The Recycling Man: a peep at a future police-state dystopia and its manipulation of vulnerable citizens

Carlo Ballauri, “The Recycling Man” (2020)

A very surprising little short, “The Recycling Man” takes place in a future dystopian police state in which children are disappearing and the authorities issue warnings and solicit information from concerned citizens with offers of rewards. In an overcrowded and impoverished tenement, Jacob (Benjamin Evan Ainsworth), a wheelchair-bound boy, befriends Sarah (Valentina Filippeschi), a girl also living in the neighbourhood slum, by exchanging messages written on signboards. One day, Jacob is signing to Sarah in the tenement public space from his apartment window, when a man suddenly walks by and attacks her. Having apparently killed Sarah, the man stuffs her body into a bag and slings the bag into the boot of his van. While he drives off, Jacob frantically begs his mother Valerie (Virginia Newcomb) to call the police and report the murder. Valerie phones the authorities and gives them co-ordinates of the neighbourhood area to search.

At first this film plays like a dystopian version of the famous Alfred Hitchcock film “Rear Window”, set perhaps in a Blade Runner / District 9 world – until the man who has killed Sarah turns up at Valerie and Jacob’s apartment. The man, Doyle (Terence Anderson), attacks Jacob as well – and pulls the operating programme out of the boy’s neck. It turns out that Jacob, like Sarah, has been a robot all along, and moreover a gradually malfunctioning robot past its use-by date which explains why Jacob has been sitting in a wheelchair for so long. Meanwhile the cops make their way through the tenement neighbourhood to find the young pregnant woman Maria (Ines Milans) whom Valerie reported to the police for breaking the law on becoming pregnant without permission from the authorities.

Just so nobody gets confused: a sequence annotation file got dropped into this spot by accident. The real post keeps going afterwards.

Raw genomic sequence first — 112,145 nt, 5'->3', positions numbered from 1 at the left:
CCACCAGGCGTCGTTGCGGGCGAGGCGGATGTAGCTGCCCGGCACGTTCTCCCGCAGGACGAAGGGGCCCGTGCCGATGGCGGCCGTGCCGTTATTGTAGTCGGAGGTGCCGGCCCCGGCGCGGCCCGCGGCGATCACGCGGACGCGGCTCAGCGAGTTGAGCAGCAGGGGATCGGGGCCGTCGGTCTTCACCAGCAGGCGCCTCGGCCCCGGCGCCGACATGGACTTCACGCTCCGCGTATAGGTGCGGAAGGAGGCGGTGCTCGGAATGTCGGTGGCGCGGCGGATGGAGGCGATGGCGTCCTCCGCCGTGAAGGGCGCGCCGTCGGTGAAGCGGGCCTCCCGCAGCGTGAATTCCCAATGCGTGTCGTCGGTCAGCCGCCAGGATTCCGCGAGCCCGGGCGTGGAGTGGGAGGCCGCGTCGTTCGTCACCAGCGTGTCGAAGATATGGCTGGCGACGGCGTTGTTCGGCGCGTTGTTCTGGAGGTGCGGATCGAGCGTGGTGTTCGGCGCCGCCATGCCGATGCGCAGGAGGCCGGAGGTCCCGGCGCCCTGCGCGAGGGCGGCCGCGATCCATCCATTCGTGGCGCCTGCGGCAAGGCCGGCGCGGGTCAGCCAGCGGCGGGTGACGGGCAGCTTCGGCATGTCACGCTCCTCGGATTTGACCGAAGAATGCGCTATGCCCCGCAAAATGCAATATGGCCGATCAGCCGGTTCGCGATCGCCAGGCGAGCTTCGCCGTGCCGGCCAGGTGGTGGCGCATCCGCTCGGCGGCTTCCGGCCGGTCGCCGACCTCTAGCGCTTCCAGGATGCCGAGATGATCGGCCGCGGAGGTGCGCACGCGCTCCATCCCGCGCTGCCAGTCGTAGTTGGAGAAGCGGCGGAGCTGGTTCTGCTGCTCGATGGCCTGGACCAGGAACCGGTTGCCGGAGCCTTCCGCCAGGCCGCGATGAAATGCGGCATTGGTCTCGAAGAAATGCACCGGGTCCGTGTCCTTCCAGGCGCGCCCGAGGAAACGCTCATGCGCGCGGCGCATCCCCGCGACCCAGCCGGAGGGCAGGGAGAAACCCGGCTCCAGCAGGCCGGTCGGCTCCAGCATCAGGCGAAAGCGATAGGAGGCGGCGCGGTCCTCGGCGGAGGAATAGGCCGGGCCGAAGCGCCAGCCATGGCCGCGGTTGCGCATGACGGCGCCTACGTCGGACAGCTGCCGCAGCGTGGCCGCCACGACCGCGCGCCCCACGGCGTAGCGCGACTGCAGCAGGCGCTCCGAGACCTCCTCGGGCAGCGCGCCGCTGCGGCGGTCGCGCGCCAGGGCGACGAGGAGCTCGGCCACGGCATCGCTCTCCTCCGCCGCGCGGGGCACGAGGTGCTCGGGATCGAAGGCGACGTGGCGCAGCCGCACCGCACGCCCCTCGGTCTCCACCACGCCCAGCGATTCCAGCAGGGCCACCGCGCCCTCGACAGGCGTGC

In this society where overpopulation is deemed to be the major social and economic problem, the government is zealously pursuing a depopulation agenda by making pregnancy a crime. Those citizens wanting children must make do with robots that look like children. However the robots don’t last indefinitely and eventually must be taken away and recycled by collectors like Doyle.

The pace of the action is so quick and smooth, yet the different sub-plots fit so well and logically in this tight story, that the result gives the impression of a society rigidly controlled by a digital police-state technocracy. Though we are not given a back story to Valerie and Jacob, the plot itself reveals enough that we can infer why Valerie snitches on Maria, who trusted Valerie, to grab the financial reward that will allow her to replace Jacob with a new model. As to what Valerie does for work and how she ended up in the slum neighbourhood, living on her own, that is a story that will have to wait for another short film. “The Recycling Man” is a complete and self-contained story about a particular post-collapse dystopian society that does not need to explain its apparent contradictions. The focus is on how individuals without much power or influence try to survive and fulfil their needs and yearning for connection in a brutal totalitarian society – but end up being forced to compromise by betraying other people. The result is more loneliness and isolation, leading perhaps to drug addiction – and becoming more vulnerable to government manipulation.

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